The South exists with a mixture of poverty, unemployment, lack of education, and health insurance. It has long been a hotbed for high HIV diagnosis rates. Atlanta, Georgia is being called the epicenter of the epidemic that is being compared to levels seen in 3rd world countries. Among 28 large urban areas studied, Atlanta’s HIV diagnosis rates were the second highest, behind only Washington, D.C. The region’s rate is also five times higher than the national average, according to the Atlanta Business Chronicle.
The national average is 8 AIDS cases per 100,000 people. The rate in Atlanta and Fulton County is 30.4, with Washington, D.C. at 48.9. Atlanta’s HIV-related mortality rate is nearly four times the national average and the second-highest of cities included in the study. Atlanta’s rate is 8.1 per 100,000 people, compared to a U.S. average of 2.1. Long Beach, Calif., ranked highest with a rate of 16.7 HIV-related deaths per 100,000 people. The rate of people living with HIV/AIDS in Atlanta and Fulton is 1,613.3 per 100,000 people – nearly six times the national rate of 295.1. That’s third behind Washington, D.C. (2,714) and San Francisco (1,903.4).
People from all walks of life are able to contract this illness. Whether you are black, white, straight, or gay- you can contract HIV. In particular, young black men without healthcare are the most affected in the Atlanta area.
The new Public Health Director in Fulton County has issued a call for the mobile HIV testing unit to appear in “hot zones”, areas with high rates of new infections, to begin free testing on people.
A study from the Centers for Disease Control & Prevention reports gay black and Latin men are at strikingly higher risk to be diagnosed with HIV in their lifetime than white men who have sex with men. Among men who have sex with men, 1 in 2 black men and 1 in 4 Latino men will be diagnosed with HIV during their life – compared to 1 in 11 for white men who have sex with men, according to the analysis. Overall, 1 in 6 men who have sex with men will be diagnosed with HIV in the lifetime.
Stigma is perceived as a major limiting factor in primary and secondary HIV prevention. It has interfered with voluntary testing and counseling, and access to care and treatments. After contracting the illness, AIDS stigma becomes yet another life obstacle in the path of many of the very people who are already faced with social and economic obstacles. Combating stigma remains an important task for social workers around the globe.
Concerns about stigma affect an individual’s decision to get tested, access health care, and withhold information about their status from family members, friends, and care providers. This level of concern leads people to be living with HIV/AIDS without knowing their status. Which is partly responsible for the epidemics in DC and the Southern U.S.
“Stigma remains the single most important barrier to public action”, said U.N. Secretary General Ban Ki Moon in 2008, “It is a main reason why too many people are afraid to see a doctor to determine whether they have HIV, or to seek treatment if so. It helps make AIDS the silent killer, because people fear the social disgrace of speaking about it, or taking easily available precautions. Stigma is a chief reason why the AIDS epidemic continues to devastate societies around the world.”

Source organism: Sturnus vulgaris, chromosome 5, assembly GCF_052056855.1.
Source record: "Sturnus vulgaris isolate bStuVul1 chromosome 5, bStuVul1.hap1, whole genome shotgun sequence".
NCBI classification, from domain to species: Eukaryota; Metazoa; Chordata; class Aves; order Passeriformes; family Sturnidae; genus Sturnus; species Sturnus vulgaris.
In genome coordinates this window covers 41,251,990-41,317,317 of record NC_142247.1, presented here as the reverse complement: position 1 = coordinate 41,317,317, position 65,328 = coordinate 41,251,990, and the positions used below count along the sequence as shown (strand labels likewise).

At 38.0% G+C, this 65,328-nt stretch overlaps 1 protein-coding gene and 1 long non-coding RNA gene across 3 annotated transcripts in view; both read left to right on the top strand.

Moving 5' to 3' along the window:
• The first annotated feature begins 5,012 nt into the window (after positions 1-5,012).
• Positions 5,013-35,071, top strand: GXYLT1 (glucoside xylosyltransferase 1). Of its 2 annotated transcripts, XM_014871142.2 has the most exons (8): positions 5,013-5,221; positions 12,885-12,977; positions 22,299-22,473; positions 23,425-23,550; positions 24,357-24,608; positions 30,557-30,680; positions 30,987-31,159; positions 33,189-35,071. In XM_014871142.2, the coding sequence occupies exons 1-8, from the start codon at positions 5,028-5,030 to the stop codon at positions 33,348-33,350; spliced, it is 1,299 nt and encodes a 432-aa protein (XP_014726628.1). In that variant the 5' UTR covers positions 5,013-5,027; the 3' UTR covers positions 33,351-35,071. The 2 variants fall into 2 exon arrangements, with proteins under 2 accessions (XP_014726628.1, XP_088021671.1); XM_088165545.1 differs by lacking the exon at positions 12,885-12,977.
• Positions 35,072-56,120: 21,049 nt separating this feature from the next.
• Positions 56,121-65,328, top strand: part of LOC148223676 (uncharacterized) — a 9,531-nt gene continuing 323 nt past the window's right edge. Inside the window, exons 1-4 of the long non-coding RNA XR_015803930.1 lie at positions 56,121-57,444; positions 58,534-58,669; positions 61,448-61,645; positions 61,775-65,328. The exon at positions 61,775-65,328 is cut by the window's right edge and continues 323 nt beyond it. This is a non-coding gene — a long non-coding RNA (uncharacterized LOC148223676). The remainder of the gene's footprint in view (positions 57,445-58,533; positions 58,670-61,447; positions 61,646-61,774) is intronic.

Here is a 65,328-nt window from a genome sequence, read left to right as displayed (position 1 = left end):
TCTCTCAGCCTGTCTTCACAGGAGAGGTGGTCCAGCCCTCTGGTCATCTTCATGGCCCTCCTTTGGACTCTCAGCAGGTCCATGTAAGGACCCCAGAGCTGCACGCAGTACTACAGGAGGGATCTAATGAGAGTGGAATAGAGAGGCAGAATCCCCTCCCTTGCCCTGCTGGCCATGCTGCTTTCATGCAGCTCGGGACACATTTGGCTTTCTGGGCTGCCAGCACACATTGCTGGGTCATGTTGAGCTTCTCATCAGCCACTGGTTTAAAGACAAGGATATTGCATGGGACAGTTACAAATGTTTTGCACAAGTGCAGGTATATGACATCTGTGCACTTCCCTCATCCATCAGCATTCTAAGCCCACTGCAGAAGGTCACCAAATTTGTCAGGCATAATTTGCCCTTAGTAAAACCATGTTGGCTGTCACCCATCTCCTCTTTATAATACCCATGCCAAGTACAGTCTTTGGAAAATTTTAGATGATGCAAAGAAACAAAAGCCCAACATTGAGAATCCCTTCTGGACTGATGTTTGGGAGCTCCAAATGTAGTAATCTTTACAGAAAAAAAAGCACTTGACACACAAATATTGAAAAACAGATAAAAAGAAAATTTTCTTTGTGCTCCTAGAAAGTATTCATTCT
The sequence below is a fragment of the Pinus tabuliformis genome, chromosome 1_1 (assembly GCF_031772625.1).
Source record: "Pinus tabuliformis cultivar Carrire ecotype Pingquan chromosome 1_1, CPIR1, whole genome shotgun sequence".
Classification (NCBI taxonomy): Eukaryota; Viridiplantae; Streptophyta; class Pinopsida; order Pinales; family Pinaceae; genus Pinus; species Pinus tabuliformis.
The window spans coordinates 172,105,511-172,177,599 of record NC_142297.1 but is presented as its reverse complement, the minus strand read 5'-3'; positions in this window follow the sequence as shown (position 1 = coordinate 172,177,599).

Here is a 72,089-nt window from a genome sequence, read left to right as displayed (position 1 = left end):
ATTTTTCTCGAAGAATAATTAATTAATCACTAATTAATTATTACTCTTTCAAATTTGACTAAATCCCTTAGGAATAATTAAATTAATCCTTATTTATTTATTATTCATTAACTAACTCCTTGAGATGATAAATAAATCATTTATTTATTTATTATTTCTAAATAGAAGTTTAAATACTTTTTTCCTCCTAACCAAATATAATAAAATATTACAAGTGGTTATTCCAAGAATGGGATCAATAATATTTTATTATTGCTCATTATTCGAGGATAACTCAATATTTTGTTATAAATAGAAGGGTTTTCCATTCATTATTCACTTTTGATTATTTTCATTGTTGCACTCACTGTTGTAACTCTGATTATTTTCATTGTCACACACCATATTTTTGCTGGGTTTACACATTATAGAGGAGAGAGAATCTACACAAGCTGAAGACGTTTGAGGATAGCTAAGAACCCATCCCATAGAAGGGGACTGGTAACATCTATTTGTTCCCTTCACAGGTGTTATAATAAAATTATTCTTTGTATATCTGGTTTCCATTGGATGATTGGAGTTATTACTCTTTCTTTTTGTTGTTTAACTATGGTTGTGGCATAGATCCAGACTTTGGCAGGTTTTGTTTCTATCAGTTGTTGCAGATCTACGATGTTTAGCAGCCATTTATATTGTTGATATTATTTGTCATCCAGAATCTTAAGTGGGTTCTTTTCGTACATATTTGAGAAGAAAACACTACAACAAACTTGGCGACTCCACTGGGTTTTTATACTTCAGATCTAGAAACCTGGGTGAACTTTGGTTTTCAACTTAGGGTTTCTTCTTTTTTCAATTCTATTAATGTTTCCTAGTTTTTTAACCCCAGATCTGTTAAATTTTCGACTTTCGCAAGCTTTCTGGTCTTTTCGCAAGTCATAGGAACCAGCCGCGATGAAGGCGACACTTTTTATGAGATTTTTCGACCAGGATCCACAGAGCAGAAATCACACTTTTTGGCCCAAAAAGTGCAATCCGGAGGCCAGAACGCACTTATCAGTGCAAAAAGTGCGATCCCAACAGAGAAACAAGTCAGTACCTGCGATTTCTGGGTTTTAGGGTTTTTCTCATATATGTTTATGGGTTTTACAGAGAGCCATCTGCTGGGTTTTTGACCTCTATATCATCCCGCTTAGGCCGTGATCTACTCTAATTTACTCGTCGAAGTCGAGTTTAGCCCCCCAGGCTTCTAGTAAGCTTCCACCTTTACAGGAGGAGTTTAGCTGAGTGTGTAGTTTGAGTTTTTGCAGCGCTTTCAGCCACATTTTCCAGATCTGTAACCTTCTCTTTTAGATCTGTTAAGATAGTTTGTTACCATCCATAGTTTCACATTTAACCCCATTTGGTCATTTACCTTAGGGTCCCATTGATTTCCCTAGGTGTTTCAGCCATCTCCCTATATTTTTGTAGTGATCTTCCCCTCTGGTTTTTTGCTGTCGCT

It is noted that stigma also isolates families. It can discourage households from registering affected children in national support programs, and further limits access to information, prevention, care, and treatment. Globally, support for adults and children affected by the epidemic are provided by underfinanced civil society groups, with limited government support. This results in gaps in funding and services, as well as discrimination in laws and/or policy. Part of the blame for the Southern HIV Epidemic stems from a lack of education from sources such as the Fulton County HIV Prevention Program which has been found to have misused or simply not spent free money given them by the CDC to educate the public on HIV.
All this being said, there is hope on the horizon for people living with the disease. Recently, the HIV research community has become increasingly optimistic about the promising “shock and kill” approach to eradicating HIV diagnosis rates altogether. Such removal of all traces of the virus from an individual’s body would represent an actual cure for AIDS.
A new small-scale human trial of the treatment has started in New York and two sister sites, in Germany and Denmark. The trial will combine an anti-cancer drug, romidepsin, with antiretroviral drugs, also known as ARVs. Another small human study will start in January, followed by a larger human shock and kill trial in June.
“Shock and kill” requires combining standard ARVs with an immune booster, a combo that’s been effective in test tubes, animal, and now human trials. The treatment flushes out and eradicates pockets of HIV, which lie inactive inside dormant immune cells even as antiretroviral drugs reduce the actively reproducing virus to undetectable levels in the blood.
Regardless of the possibly inevitable future with HIV diagnosis rates of zero, we are faced with the responsibility to educate ourselves and talk with our loved ones in order to ensure we are all doing our part to combat this illness. Through conversations, sharing news articles on social media, getting tested with friends, and speaking up after having been diagnosed, we can actively work together at erasing HIV diagnosis rates and curing those who are living with, but not dying from the disease.